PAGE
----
Canon EOS 80D For Dummies
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Your Canon EOS 80D gives you a couple of options for dealing with noise. Noise, the defect that gives your pictures a speckled look, can occur for two reasons: a long exposure time and a high ISO setting. Your camera offers two noise-removal filters, one to address each cause of noise. However, you can control whether and how they’re applied only in the advanced exposure modes; in other modes, the camera makes the call for you.

Long Exposure Noise Reduction

This filter, found on Shooting Menu 3, goes after the type of noise that's caused by a slow shutter speed. The settings work as follows:

long exp. noise reduction
This filter attacks noise that can occur when you use a very slow shutter speed.
  • Off: No noise reduction is applied. This setting is the default.
  • Auto: Noise reduction is applied when you use a shutter speed of 1 second or longer, but only if the camera detects the type of noise that’s caused by long exposures.
  • On: Noise reduction is always applied at exposures of 1 second or longer. (Note: Canon suggests that this setting may result in more noise than either Off or Auto when the ISO setting is 1600 or higher.)
Long Exposure Noise Reduction can be fairly effective, but it has a significant downside because of the way it works. Say that you make a 30-second exposure. After the shutter closes at the end of the exposure, the camera takes a second 30-second exposure to measure the noise by itself, and then subtracts that noise from your real exposure.

So your shot-to-shot wait time is twice what it would normally be. For some scenes, that may not be a problem, but for shots that feature action, such as fireworks, you definitely don’t want that long wait time between shutter clicks.

High ISO Speed Noise Removal

This filter, also found on Shooting Menu 3, attempts to do just what its name implies: eradicate the kind of noise that's caused by using a very high ISO setting. You can select from these settings:

MultiShot setting
The MultiShot setting captures four images and merges them into a single JPEG file.
  • Low: Applies a little noise removal.
  • Standard: Applies a more pronounced amount of noise removal; this setting is the default.
  • High: Goes after noise in a more dramatic way.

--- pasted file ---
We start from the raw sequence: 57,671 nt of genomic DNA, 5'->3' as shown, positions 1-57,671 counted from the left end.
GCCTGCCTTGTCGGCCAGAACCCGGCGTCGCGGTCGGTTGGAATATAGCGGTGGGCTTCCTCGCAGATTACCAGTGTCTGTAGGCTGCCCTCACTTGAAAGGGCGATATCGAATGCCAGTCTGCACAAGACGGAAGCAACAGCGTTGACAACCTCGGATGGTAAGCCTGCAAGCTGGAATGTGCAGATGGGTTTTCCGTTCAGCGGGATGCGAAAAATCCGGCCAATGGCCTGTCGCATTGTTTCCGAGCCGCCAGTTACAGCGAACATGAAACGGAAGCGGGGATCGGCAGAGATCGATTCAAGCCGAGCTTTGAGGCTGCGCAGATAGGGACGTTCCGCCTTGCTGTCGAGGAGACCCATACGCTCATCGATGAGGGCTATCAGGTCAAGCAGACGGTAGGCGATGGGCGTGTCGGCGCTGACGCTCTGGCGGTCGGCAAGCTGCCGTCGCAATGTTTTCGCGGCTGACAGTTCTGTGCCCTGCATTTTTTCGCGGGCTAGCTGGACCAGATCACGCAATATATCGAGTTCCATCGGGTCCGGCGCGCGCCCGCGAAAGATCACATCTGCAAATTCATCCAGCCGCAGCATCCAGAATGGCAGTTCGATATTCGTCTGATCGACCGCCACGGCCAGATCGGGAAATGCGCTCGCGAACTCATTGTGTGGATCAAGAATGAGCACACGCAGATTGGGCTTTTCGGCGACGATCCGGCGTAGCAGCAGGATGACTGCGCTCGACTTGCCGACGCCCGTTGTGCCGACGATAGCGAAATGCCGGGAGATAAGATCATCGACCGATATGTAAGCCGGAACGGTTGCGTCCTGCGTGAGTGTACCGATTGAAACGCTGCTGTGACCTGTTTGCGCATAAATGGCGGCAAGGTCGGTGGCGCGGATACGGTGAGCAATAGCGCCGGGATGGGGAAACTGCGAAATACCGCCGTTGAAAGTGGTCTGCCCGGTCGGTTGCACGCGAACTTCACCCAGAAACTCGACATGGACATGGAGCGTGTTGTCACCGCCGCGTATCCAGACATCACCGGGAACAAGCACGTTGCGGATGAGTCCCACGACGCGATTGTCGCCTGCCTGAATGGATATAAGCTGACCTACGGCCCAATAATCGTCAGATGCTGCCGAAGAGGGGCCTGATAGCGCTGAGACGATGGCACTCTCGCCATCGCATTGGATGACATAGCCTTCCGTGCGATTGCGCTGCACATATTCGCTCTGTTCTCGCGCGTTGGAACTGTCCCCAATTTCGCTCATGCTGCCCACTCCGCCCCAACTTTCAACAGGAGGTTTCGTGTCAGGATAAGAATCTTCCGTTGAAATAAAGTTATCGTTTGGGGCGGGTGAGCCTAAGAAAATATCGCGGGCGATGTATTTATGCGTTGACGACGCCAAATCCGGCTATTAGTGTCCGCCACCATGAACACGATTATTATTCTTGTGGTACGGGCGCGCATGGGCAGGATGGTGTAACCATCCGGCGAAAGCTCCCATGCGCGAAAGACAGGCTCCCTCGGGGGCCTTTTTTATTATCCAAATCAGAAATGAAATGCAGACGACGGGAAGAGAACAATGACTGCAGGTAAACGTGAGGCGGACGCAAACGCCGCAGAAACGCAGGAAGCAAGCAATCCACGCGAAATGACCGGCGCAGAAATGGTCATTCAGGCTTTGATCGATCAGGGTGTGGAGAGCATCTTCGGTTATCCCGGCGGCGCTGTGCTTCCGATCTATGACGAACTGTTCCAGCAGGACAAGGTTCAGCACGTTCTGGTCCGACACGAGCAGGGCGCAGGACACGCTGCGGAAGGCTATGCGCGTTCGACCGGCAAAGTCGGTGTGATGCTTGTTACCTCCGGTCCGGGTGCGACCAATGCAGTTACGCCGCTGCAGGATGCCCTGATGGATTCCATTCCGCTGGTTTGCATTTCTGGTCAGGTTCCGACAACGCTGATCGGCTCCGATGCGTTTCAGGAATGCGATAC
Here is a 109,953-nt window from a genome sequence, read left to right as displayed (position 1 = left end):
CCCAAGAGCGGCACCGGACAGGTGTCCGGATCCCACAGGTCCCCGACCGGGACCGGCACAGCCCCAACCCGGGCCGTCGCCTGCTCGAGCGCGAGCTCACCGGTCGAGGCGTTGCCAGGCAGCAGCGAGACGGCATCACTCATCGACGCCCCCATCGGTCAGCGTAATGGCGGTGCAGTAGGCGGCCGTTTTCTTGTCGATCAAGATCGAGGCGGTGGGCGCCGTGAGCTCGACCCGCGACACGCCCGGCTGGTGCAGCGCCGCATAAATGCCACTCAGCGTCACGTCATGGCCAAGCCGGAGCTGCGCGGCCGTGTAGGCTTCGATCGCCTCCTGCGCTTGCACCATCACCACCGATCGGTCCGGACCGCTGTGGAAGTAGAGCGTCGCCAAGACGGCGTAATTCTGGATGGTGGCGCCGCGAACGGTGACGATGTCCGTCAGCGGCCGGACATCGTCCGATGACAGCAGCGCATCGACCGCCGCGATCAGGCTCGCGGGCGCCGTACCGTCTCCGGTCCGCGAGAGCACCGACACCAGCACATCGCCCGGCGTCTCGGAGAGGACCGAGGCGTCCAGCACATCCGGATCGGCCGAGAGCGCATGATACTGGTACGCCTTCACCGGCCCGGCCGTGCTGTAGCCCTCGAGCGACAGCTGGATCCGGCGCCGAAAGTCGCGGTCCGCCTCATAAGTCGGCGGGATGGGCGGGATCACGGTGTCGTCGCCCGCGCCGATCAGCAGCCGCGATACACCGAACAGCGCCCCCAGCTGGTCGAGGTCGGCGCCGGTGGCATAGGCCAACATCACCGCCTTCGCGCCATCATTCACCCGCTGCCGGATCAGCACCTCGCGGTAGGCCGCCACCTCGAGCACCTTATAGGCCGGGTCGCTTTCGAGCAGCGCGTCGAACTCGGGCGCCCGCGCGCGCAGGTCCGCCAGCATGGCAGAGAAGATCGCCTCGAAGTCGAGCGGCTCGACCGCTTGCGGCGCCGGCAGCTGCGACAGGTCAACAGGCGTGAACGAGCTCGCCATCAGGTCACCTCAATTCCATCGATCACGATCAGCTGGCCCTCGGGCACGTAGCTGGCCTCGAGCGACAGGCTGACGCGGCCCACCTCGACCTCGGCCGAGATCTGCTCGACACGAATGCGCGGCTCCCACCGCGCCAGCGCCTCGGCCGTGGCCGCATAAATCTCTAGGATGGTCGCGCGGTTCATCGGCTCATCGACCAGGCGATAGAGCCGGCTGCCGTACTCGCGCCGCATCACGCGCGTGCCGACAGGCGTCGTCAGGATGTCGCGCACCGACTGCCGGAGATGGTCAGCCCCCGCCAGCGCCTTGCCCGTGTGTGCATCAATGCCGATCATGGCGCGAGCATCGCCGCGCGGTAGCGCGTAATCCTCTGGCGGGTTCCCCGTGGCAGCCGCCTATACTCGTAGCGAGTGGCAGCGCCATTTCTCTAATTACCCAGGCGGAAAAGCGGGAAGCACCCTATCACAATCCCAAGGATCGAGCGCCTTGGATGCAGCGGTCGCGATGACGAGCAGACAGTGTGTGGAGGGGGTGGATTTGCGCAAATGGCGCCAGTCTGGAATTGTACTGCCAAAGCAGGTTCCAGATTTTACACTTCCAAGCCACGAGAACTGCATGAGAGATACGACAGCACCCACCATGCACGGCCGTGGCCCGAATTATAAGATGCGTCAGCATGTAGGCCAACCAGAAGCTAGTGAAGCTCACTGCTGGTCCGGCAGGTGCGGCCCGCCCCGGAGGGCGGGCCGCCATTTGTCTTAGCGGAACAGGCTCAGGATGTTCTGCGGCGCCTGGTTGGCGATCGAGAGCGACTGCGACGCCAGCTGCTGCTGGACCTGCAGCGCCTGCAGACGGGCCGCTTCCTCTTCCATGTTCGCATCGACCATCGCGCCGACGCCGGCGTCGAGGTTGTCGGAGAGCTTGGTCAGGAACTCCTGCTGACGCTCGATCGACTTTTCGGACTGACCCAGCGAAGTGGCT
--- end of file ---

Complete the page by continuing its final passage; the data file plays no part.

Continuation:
• MultiShot: Tries to achieve a better result than High by capturing four frames in a quick burst and then merging them together into a single JPEG shot. Although this mode can be effective, it comes with several caveats: flash isn’t possible, you risk having image alignment issues between the exposures, and you don’t get a Raw image. When enabled, the same symbol appears on the Shooting Setting screen and in the LCD panel. For more fine print, look up this feature in the camera manual.
  • Off: Turns off the filter.
As with the Long Exposure Noise Reduction filter, this one is applied after you take the shot, slowing your capture rate. In fact, using the High or MultiShot setting reduces the maximum frame rate (shots per second).

It’s also important to know that High ISO noise-reduction filters work primarily by applying a slight blur to the image. Don’t expect this process to eliminate noise entirely, and expect some resulting image softness. You may be able to get better results by using the blur tools or noise-removal filters found in many photo editors because then you can blur just the parts of the image where noise is most noticeable — usually in areas of flat color or little detail, such as skies.

About This Article

This article is from the book:

About the book authors:

Julie Adair King is a veteran digital photography educator. Her best selling books include Digital Photography For Dummies and thirty titles on Canon and Nikon cameras.
Robert Correll is a digital media expert who authored Digital SLR Photography All-in-One For Dummies.

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